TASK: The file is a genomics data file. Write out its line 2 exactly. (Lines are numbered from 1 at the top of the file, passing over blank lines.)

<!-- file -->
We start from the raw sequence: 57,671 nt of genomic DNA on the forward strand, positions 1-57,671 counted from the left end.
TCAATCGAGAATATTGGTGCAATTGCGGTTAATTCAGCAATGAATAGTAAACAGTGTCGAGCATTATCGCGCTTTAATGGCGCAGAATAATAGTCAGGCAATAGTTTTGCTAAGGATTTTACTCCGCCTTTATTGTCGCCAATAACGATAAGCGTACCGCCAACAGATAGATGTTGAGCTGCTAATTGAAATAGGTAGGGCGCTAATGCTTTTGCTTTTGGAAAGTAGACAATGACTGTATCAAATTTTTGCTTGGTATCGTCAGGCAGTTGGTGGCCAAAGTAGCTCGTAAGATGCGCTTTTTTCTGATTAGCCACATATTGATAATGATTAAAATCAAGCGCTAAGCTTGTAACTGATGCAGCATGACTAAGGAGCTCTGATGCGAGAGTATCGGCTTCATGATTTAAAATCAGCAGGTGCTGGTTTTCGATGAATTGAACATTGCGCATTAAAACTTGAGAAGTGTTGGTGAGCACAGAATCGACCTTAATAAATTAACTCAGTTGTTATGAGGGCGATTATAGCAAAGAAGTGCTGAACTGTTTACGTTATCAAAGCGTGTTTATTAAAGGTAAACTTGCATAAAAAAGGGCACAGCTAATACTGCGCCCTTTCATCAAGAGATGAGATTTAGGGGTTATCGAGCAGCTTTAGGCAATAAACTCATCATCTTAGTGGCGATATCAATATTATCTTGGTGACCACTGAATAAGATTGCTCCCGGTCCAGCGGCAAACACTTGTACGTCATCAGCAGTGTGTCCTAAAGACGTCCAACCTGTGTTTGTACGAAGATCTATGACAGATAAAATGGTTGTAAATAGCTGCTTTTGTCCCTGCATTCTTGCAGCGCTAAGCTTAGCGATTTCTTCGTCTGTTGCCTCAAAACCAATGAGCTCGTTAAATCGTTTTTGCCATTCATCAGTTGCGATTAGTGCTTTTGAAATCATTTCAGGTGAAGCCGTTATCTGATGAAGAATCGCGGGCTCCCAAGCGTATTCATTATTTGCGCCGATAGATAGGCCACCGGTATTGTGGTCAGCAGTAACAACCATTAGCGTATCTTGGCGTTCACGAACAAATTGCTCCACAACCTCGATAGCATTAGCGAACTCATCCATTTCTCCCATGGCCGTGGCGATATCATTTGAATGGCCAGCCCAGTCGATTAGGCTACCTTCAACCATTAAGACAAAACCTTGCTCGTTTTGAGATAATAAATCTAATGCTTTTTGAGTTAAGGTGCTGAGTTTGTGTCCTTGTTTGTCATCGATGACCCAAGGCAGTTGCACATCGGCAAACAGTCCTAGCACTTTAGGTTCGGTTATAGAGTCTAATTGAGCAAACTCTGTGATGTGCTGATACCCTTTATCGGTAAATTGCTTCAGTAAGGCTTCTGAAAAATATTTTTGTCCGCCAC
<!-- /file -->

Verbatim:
TCAATCGAGAATATTGGTGCAATTGCGGTTAATTCAGCAATGAATAGTAAACAGTGTCGAGCATTATCGCGCTTTAATGGCGCAGAATAATAGTCAGGCAATAGTTTTGCTAAGGATTTTACTCCGCCTTTATTGTCGCCAATAACGATAAGCGTACCGCCAACAGATAGATGTTGAGCTGCTAATTGAAATAGGTAGGGCGCTAATGCTTTTGCTTTTGGAAAGTAGACAATGACTGTATCAAATTTTTGCTTGGTATCGTCAGGCAGTTGGTGGCCAAAGTAGCTCGTAAGATGCGCTTTTTTCTGATTAGCCACATATTGATAATGATTAAAATCAAGCGCTAAGCTTGTAACTGATGCAGCATGACTAAGGAGCTCTGATGCGAGAGTATCGGCTTCATGATTTAAAATCAGCAGGTGCTGGTTTTCGATGAATTGAACATTGCGCATTAAAACTTGAGAAGTGTTGGTGAGCACAGAATCGACCTTAATAAATTAACTCAGTTGTTATGAGGGCGATTATAGCAAAGAAGTGCTGAACTGTTTACGTTATCAAAGCGTGTTTATTAAAGGTAAACTTGCATAAAAAAGGGCACAGCTAATACTGCGCCCTTTCATCAAGAGATGAGATTTAGGGGTTATCGAGCAGCTTTAGGCAATAAACTCATCATCTTAGTGGCGATATCAATATTATCTTGGTGACCACTGAATAAGATTGCTCCCGGTCCAGCGGCAAACACTTGTACGTCATCAGCAGTGTGTCCTAAAGACGTCCAACCTGTGTTTGTACGAAGATCTATGACAGATAAAATGGTTGTAAATAGCTGCTTTTGTCCCTGCATTCTTGCAGCGCTAAGCTTAGCGATTTCTTCGTCTGTTGCCTCAAAACCAATGAGCTCGTTAAATCGTTTTTGCCATTCATCAGTTGCGATTAGTGCTTTTGAAATCATTTCAGGTGAAGCCGTTATCTGATGAAGAATCGCGGGCTCCCAAGCGTATTCATTATTTGCGCCGATAGATAGGCCACCGGTATTGTGGTCAGCAGTAACAACCATTAGCGTATCTTGGCGTTCACGAACAAATTGCTCCACAACCTCGATAGCATTAGCGAACTCATCCATTTCTCCCATGGCCGTGGCGATATCATTTGAATGGCCAGCCCAGTCGATTAGGCTACCTTCAACCATTAAGACAAAACCTTGCTCGTTTTGAGATAATAAATCTAATGCTTTTTGAGTTAAGGTGCTGAGTTTGTGTCCTTGTTTGTCATCGATGACCCAAGGCAGTTGCACATCGGCAAACAGTCCTAGCACTTTAGGTTCGGTTATAGAGTCTAATTGAGCAAACTCTGTGATGTGCTGATACCCTTTATCGGTAAATTGCTTCAGTAAGGCTTCTGAAAAATATTTTTGTCCGCCAC